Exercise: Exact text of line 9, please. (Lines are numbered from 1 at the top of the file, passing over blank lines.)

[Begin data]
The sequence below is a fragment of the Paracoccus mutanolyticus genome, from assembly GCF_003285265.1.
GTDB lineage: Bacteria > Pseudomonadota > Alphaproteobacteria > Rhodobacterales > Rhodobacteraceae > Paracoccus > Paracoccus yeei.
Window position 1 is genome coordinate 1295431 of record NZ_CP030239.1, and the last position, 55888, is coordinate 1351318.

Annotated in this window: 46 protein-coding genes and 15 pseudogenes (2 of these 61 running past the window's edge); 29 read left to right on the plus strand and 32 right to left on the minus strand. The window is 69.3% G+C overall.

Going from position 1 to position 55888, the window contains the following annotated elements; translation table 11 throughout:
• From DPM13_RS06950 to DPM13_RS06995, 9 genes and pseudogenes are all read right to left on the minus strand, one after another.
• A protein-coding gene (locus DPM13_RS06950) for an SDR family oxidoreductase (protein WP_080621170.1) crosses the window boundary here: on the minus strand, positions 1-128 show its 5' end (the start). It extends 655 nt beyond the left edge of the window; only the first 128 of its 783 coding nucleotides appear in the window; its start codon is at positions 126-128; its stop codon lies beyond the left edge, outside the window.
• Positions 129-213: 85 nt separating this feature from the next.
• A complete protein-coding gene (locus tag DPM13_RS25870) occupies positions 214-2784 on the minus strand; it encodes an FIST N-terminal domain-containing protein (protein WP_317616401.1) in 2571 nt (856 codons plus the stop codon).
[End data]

• A complete protein-coding gene (locus tag DPM13_RS25870) occupies positions 214-2784 on the minus strand; it encodes an FIST N-terminal domain-containing protein (protein WP_317616401.1) in 2571 nt (856 codons plus the stop codon).